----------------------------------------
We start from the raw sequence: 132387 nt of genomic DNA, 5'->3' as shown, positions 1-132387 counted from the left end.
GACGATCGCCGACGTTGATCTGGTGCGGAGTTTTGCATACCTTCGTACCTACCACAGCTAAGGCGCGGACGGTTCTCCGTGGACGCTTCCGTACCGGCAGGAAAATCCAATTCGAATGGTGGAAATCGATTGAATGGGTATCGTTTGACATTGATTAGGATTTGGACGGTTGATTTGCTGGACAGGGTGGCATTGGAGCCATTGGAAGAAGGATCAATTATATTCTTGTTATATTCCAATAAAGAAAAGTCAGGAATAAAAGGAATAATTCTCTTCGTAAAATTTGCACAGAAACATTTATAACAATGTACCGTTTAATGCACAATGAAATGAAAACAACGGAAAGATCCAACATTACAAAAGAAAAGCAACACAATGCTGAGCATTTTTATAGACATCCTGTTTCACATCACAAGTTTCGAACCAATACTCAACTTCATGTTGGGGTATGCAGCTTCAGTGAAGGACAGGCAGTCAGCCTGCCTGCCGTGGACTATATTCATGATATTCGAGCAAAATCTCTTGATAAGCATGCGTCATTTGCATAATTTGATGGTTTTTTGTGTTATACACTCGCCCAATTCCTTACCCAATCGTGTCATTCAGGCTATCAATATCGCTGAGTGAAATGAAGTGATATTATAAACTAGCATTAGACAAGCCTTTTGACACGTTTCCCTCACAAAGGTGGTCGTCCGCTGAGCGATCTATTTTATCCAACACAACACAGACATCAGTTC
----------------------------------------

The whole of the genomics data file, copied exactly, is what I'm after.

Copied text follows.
We start from the raw sequence: 132387 nt of genomic DNA, 5'->3' as shown, positions 1-132387 counted from the left end.
GACGATCGCCGACGTTGATCTGGTGCGGAGTTTTGCATACCTTCGTACCTACCACAGCTAAGGCGCGGACGGTTCTCCGTGGACGCTTCCGTACCGGCAGGAAAATCCAATTCGAATGGTGGAAATCGATTGAATGGGTATCGTTTGACATTGATTAGGATTTGGACGGTTGATTTGCTGGACAGGGTGGCATTGGAGCCATTGGAAGAAGGATCAATTATATTCTTGTTATATTCCAATAAAGAAAAGTCAGGAATAAAAGGAATAATTCTCTTCGTAAAATTTGCACAGAAACATTTATAACAATGTACCGTTTAATGCACAATGAAATGAAAACAACGGAAAGATCCAACATTACAAAAGAAAAGCAACACAATGCTGAGCATTTTTATAGACATCCTGTTTCACATCACAAGTTTCGAACCAATACTCAACTTCATGTTGGGGTATGCAGCTTCAGTGAAGGACAGGCAGTCAGCCTGCCTGCCGTGGACTATATTCATGATATTCGAGCAAAATCTCTTGATAAGCATGCGTCATTTGCATAATTTGATGGTTTTTTGTGTTATACACTCGCCCAATTCCTTACCCAATCGTGTCATTCAGGCTATCAATATCGCTGAGTGAAATGAAGTGATATTATAAACTAGCATTAGACAAGCCTTTTGACACGTTTCCCTCACAAAGGTGGTCGTCCGCTGAGCGATCTATTTTATCCAACACAACACAGACATCAGTTC